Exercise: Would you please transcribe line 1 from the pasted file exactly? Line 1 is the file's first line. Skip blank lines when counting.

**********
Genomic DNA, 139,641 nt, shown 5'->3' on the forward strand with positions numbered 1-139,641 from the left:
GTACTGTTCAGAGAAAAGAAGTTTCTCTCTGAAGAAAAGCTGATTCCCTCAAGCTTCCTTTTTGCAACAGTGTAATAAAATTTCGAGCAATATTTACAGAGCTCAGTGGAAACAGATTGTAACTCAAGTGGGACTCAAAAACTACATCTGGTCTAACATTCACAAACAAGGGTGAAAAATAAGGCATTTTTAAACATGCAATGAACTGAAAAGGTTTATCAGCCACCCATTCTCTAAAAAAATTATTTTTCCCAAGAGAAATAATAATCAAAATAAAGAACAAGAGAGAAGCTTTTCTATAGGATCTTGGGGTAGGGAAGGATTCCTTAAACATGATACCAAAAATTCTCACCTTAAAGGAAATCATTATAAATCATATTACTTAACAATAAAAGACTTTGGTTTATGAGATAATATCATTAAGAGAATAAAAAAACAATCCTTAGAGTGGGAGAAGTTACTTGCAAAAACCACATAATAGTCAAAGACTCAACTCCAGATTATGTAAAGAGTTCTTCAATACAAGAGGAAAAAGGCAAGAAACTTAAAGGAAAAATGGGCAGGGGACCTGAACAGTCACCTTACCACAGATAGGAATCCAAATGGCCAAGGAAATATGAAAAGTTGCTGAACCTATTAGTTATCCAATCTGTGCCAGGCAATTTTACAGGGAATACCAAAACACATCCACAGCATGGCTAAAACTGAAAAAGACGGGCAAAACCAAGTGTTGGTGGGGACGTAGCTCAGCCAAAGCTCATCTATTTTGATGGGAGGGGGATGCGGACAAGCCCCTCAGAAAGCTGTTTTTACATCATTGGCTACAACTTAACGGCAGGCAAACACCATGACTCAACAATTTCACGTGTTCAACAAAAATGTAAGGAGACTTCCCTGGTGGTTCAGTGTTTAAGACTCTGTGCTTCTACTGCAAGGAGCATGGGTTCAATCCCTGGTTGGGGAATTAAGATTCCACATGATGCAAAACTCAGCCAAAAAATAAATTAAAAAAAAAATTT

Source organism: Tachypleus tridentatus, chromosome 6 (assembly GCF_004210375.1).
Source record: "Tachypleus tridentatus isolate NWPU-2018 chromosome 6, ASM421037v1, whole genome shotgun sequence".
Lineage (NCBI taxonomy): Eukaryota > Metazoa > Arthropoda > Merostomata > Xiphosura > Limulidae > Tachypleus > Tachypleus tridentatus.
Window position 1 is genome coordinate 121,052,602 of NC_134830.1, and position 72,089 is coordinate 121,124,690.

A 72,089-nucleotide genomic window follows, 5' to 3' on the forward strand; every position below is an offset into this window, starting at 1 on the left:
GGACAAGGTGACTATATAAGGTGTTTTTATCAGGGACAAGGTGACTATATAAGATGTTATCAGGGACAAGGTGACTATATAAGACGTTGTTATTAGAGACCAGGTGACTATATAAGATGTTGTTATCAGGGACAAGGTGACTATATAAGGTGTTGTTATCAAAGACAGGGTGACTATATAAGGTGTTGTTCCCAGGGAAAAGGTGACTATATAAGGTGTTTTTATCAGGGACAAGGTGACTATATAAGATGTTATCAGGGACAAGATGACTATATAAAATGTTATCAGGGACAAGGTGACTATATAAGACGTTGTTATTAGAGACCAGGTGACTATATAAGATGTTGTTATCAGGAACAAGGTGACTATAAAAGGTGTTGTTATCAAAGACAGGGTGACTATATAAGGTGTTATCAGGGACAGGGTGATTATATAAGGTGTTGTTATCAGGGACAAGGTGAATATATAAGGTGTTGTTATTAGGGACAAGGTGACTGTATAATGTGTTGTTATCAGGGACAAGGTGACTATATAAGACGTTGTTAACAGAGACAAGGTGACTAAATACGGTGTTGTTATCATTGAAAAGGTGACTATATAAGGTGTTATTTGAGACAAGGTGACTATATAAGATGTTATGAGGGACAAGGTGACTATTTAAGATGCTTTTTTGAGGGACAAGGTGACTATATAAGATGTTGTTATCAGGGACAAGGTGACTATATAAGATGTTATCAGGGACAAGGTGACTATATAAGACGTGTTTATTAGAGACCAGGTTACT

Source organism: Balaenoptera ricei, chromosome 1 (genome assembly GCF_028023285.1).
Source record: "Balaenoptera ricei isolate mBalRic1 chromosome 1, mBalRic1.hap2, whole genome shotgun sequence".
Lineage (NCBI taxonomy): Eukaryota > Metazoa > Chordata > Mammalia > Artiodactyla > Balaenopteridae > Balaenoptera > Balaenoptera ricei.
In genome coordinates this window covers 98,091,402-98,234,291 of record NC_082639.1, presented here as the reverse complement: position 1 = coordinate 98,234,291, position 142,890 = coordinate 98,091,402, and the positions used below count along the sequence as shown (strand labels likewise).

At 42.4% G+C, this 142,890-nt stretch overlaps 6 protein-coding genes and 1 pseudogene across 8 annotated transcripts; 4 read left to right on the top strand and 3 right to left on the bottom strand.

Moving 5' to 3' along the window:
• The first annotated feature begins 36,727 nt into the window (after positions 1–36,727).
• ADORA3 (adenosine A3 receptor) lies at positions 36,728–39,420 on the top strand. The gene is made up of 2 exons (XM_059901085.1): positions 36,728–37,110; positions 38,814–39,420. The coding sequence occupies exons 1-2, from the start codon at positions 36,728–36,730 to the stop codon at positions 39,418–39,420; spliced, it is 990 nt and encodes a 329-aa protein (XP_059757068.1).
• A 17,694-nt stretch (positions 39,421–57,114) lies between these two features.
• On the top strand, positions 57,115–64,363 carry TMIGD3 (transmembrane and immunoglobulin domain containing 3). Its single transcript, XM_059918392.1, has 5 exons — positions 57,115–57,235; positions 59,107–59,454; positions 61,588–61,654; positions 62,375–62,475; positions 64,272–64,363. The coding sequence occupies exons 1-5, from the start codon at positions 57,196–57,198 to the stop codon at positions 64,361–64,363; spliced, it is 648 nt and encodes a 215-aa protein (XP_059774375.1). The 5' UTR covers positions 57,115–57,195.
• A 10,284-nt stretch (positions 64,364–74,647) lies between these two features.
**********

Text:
Genomic DNA, 139,641 nt, shown 5'->3' on the forward strand with positions numbered 1-139,641 from the left: